Right off the bat players will notice that Rift is indeed a traditional MMORPG in terms of interface and mechanics. We didn't get to see much in the way of different menus and that sort of functionality, but the game does employ the standard highlight and hot-bar mechanics that have become a staple of the industry. Simon's answer when I asked why the studio had decided to stick with the traditional controls was clear-cut and to the point, "Why fix what isn't broken? It works and it's fun, you know?" They want players who pick up Rift to be able to quickly get into the game without much of a learning curve, and then later throw them at the things that make Telara stand out from a gameplay standpoint: Rifts, dynamic events, the class system, etc.
I couldn't argue with that decision, especially when I saw just how playable the game seemed in such an early alpha stage. The animations are gorgeous and Simon told me that they have something astronomical like over 10,000 plus animations in the game and that each class, character, and mob has a wealth of different movements to pull from. The armor and clothing on the Inquisitor Morgan played flowed and bounced very fluidly, and when I asked if the game was going to have an extensive array of armor and weapons with customization available, Simon assured me that they team is working very hard on making sure players will have oodles of options available to them and that dying for armor and clothing was already available in the game.
Before we moved onto the highlight of the tour (the Rift system), Morgan and Simon took us into one of the game's early instanced dungeons. We didn't have time to explore it too deeply but the Spring Terrace is a PvE instance set up for groups of five. Simon informed us there will be action available for raids of 10 and 20 people as well. The important part to remember about the dungeon wasn't the mobs and mechanics involved, but the way dungeon quests are handled. Upon entering, every player will be given the quests for that instance automatically. No looking all over the world to find the right quest, no need to share with your friends, or finish this or that quest chain. "We assume," Simon said, "that if you're inside the dungeon you're probably going to bloody well want the quests. So we give them to you."
We were running short on time then though, so before we got to see much more of the Spring Terrace Morgan used her developer tricks to port us near a Rift that the developer had set up for us to witness in the demo. Simon informed us that Rifts won't be a static occurrence in the game, and instead will open dynamically based on the players meeting certain criteria, or even just at random times of the day. As an example Simon mentioned that the team could set it so that one day after players in an area had collected a certain amount of loot a Rift might open, or it could be based on the completion of an instance. A small party beats a boss and this triggers a Rift to open somewhere. Obviously the possibilities are near limitless, and they really wanted us to know that Rifts aren't just Public Quests with a fancy graphic. They don't always happen in the same way, they don't always happen in the same place, and they don't always happen for the same reasons.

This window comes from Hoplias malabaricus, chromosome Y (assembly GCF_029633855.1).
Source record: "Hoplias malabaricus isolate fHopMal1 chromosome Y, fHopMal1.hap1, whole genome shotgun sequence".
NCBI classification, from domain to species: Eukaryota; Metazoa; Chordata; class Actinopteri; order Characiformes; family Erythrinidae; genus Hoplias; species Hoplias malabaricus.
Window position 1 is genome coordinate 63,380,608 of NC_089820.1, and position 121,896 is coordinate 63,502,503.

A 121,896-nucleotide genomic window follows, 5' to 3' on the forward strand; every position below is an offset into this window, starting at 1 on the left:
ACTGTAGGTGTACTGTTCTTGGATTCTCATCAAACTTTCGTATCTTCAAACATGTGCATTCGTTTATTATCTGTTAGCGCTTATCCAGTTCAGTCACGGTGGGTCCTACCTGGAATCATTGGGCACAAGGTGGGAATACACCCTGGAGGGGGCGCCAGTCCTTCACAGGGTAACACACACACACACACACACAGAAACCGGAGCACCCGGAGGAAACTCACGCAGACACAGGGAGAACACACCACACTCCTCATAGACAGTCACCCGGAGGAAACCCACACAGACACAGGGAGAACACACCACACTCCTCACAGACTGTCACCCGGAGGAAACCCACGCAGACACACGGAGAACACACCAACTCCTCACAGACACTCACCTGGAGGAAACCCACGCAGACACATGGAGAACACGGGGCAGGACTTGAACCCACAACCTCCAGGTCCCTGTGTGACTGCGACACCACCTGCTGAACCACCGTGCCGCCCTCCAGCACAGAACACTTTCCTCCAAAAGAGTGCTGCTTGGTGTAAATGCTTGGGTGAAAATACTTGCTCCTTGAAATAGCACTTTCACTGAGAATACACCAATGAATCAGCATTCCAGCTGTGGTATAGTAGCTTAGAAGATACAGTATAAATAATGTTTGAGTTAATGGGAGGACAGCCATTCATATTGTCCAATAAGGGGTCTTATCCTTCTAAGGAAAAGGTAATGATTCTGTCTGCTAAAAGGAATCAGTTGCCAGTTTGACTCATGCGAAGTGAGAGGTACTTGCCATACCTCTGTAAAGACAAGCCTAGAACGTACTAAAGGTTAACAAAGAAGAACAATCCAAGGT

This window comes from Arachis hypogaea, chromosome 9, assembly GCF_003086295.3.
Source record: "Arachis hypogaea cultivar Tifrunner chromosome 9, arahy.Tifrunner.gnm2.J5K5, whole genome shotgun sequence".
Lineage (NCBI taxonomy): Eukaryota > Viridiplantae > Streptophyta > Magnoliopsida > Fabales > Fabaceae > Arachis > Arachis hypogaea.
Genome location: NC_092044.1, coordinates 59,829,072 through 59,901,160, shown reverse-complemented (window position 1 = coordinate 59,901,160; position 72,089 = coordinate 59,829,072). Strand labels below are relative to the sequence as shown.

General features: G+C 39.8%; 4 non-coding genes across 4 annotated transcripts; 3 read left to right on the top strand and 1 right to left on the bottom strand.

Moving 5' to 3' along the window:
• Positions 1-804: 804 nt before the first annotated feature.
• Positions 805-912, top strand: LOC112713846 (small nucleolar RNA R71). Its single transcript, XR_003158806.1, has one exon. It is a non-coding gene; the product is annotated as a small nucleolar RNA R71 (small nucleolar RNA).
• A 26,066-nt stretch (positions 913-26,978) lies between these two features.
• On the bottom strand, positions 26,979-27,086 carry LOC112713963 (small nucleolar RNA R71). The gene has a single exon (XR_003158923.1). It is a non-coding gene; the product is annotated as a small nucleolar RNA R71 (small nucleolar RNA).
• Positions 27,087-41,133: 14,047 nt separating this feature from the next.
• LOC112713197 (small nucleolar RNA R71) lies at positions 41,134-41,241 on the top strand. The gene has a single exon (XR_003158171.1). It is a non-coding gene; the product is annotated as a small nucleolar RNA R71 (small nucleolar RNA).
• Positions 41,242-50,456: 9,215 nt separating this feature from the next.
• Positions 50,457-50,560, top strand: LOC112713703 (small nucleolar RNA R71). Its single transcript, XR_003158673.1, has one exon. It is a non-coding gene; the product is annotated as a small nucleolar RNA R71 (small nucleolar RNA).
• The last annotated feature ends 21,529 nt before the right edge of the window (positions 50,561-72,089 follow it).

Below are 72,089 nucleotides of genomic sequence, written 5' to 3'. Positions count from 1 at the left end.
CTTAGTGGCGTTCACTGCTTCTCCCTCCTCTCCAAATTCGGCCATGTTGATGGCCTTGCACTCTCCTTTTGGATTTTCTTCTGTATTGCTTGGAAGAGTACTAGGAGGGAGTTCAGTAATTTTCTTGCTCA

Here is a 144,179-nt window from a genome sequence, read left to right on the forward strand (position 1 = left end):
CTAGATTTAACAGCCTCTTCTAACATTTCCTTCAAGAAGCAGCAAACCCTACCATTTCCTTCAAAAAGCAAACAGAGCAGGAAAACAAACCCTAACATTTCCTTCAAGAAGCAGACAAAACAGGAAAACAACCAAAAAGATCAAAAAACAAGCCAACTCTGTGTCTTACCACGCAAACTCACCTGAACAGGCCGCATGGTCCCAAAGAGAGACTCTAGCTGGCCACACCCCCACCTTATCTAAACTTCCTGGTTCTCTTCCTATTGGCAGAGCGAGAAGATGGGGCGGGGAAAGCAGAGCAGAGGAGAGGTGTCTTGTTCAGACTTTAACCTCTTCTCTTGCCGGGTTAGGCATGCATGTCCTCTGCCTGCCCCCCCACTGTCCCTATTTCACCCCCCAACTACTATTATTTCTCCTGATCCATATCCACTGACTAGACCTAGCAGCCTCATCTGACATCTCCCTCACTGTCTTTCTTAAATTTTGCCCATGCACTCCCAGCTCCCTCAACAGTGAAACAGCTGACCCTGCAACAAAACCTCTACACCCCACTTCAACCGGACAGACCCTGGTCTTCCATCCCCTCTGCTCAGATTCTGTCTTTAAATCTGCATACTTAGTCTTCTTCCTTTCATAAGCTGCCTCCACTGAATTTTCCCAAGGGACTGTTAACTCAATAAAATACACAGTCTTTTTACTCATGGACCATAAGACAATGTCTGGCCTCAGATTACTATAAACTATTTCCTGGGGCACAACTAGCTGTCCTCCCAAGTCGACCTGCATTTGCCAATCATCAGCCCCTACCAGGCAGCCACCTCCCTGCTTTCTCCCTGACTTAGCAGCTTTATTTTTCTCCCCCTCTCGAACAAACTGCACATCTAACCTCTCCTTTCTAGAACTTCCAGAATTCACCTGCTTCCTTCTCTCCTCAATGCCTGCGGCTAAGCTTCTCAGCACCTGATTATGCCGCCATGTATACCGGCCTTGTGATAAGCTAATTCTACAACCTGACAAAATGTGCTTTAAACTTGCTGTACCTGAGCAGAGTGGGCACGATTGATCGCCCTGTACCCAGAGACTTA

The actual opening of a Rift is very much like a Public Quest when it comes to gameplay however. There are many different objectives that can occur when one of the Planes begins to seep into Telara, from the killing of specific enemies, to the use of specific objects, as well as timed encounters and all that. This specific Rift was a demonstration of the basic mechanics, and it was quite a sight to see a sort of temporal rift in the world creating a visible distortion around it, a harsh light emanating from the thing. As Morgan proceeded through the steps of the encounter, the light grew larger, the enemies pouring in more varied until finally the massive plant monster that looks like something out of a Lovecraft story we saw in the trailer ripped into Telara and began pummeling her.
Morgan pulled back for a brief moment to show us how the sky around the area of the Rift had changed greatly and it was apparent that players from miles away should be able to see where a Rift might be occurring and head to the aid of their fellow players in such an event. As she used her hammer and developer-invincibility to beat down the giant plant, Simon pointed out to us how each character that takes part in an encounter gains loot as they participate in the Rift. No stopping to loot corpses, it all goes into a sort of personal sack that you can check out once the fighting's done. The longer you participate and the more you actually do during the encounter, the better you'll be rewarded. But this system ensures that everyone will get something for helping.
And with that our brief tour of Rift was complete. There is still so much more to see of the game. Guilds, the class system, PvP, and all of that are yet to be revealed but Simon promised that they were going to include all the "Greatest Hits" players have come to expect from a Triple-A MMORPG. That's a pretty bold claim to lay down, but with the financial backing Trion has at their disposal, the developer should be able to do just that. As we get closer and closer to E3, I'm certainly hoping we get to learn more about Rift and see just how far they are able to take the dynamic content side of things. When all is said and done, that is their true ace in the hole, and hopefully they can really take advantage of the technology at their disposal. It certainly looks promising.